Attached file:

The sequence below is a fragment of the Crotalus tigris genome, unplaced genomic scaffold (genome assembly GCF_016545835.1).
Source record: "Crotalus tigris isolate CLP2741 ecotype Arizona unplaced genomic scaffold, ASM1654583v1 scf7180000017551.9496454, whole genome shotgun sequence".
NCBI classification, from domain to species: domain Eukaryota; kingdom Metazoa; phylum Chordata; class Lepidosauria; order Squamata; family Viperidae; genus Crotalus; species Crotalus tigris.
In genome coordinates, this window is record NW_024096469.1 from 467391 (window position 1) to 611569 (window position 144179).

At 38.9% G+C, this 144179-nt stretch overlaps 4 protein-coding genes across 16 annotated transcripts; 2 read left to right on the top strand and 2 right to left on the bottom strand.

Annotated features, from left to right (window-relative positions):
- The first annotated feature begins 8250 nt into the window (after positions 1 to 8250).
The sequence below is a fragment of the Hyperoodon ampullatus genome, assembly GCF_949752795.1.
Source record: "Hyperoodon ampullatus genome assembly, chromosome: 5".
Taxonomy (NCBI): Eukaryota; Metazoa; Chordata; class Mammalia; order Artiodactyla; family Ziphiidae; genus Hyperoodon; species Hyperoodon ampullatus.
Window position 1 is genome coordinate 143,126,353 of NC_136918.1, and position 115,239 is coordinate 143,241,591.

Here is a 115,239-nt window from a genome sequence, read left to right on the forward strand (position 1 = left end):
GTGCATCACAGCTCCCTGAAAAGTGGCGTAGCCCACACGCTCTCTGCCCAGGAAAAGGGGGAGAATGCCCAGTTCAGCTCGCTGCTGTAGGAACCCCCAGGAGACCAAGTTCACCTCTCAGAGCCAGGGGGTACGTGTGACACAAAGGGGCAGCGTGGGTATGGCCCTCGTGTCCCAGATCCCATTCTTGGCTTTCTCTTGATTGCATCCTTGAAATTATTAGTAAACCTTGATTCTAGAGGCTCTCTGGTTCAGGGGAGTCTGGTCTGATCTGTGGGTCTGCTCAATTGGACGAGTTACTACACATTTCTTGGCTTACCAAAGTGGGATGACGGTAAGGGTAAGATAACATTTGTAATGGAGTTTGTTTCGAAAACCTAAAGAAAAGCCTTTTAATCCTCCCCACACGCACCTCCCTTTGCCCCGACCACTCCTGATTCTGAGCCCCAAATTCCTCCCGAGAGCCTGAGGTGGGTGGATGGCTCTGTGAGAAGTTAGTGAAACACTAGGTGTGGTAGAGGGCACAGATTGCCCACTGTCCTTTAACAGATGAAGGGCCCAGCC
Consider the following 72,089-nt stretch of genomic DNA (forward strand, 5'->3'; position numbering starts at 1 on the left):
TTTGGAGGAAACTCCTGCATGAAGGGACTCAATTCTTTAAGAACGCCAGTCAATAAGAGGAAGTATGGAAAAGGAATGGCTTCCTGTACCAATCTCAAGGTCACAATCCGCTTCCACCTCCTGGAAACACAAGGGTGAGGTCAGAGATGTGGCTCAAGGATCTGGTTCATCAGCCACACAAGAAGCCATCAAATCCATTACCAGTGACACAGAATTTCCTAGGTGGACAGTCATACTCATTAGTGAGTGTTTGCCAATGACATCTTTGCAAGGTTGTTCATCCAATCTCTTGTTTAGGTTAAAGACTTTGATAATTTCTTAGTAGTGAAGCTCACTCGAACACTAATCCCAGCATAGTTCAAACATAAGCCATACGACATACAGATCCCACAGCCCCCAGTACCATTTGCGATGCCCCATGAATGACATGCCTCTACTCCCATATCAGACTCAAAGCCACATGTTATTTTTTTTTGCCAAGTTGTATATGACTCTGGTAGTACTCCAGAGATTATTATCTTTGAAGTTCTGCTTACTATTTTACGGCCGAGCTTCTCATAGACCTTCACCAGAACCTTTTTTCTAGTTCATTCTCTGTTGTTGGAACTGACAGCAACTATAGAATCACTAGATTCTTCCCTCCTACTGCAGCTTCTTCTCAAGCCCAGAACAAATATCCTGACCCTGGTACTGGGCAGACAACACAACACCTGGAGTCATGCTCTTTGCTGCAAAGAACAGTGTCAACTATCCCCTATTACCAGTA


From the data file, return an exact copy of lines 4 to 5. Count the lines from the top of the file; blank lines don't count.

In genome coordinates, this window is record NW_024096469.1 from 467391 (window position 1) to 611569 (window position 144179).

At 38.9% G+C, this 144179-nt stretch overlaps 4 protein-coding genes across 16 annotated transcripts; 2 read left to right on the top strand and 2 right to left on the bottom strand.